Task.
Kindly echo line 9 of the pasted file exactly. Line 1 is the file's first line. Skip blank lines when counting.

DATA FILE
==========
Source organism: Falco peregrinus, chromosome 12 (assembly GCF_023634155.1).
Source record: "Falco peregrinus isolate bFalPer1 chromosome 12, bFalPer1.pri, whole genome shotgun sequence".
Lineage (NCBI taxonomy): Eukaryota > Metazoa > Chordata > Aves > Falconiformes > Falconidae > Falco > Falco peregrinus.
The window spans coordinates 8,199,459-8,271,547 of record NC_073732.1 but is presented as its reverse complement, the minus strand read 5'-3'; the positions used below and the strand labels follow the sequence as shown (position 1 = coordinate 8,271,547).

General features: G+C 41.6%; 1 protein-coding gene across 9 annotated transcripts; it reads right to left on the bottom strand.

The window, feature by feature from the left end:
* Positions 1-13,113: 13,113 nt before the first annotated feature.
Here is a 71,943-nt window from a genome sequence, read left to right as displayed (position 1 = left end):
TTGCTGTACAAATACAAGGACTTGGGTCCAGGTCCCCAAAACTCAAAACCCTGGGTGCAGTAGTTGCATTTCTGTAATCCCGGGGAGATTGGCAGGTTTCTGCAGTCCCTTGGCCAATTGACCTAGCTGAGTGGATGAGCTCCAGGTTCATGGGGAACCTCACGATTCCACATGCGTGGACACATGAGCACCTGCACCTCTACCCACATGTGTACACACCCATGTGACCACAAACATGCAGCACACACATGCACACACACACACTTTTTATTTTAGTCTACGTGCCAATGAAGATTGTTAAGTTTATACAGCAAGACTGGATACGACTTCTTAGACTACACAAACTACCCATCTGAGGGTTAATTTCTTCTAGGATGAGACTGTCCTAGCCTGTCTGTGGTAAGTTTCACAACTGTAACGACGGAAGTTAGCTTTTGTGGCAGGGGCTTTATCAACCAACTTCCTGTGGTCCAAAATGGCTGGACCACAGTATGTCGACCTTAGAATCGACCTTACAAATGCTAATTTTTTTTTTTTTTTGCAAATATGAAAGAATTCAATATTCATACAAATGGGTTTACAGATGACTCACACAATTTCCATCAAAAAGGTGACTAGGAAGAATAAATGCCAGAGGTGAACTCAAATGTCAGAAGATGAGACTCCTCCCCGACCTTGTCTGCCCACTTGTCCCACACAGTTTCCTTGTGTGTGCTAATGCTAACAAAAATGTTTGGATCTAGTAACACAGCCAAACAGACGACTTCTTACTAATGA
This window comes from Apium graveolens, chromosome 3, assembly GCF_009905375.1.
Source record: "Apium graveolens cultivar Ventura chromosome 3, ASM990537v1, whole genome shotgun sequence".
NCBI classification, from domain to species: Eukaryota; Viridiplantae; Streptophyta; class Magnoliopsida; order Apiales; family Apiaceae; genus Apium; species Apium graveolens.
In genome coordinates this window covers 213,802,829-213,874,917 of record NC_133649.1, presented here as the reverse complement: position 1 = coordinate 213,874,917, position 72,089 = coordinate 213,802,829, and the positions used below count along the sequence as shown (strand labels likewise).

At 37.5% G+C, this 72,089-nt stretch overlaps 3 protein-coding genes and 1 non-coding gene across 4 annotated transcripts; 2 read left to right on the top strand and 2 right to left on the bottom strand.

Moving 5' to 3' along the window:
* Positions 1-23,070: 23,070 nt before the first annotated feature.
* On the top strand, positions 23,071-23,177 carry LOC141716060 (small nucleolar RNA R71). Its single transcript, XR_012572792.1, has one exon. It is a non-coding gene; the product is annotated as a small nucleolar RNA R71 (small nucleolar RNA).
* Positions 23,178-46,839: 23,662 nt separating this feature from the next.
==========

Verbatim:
TTGCTGTACAAATACAAGGACTTGGGTCCAGGTCCCCAAAACTCAAAACCCTGGGTGCAGTAGTTGCATTTCTGTAATCCCGGGGAGATTGGCAGGTTTCTGCAGTCCCTTGGCCAATTGACCTAGCTGAGTGGATGAGCTCCAGGTTCATGGGGAACCTCACGATTCCACATGCGTGGACACATGAGCACCTGCACCTCTACCCACATGTGTACACACCCATGTGACCACAAACATGCAGCACACACATGCACACACACACACTTTTTATTTTAGTCTACGTGCCAATGAAGATTGTTAAGTTTATACAGCAAGACTGGATACGACTTCTTAGACTACACAAACTACCCATCTGAGGGTTAATTTCTTCTAGGATGAGACTGTCCTAGCCTGTCTGTGGTAAGTTTCACAACTGTAACGACGGAAGTTAGCTTTTGTGGCAGGGGCTTTATCAACCAACTTCCTGTGGTCCAAAATGGCTGGACCACAGTATGTCGACCTTAGAATCGACCTTACAAATGCTAATTTTTTTTTTTTTTTGCAAATATGAAAGAATTCAATATTCATACAAATGGGTTTACAGATGACTCACACAATTTCCATCAAAAAGGTGACTAGGAAGAATAAATGCCAGAGGTGAACTCAAATGTCAGAAGATGAGACTCCTCCCCGACCTTGTCTGCCCACTTGTCCCACACAGTTTCCTTGTGTGTGCTAATGCTAACAAAAATGTTTGGATCTAGTAACACAGCCAAACAGACGACTTCTTACTAATGA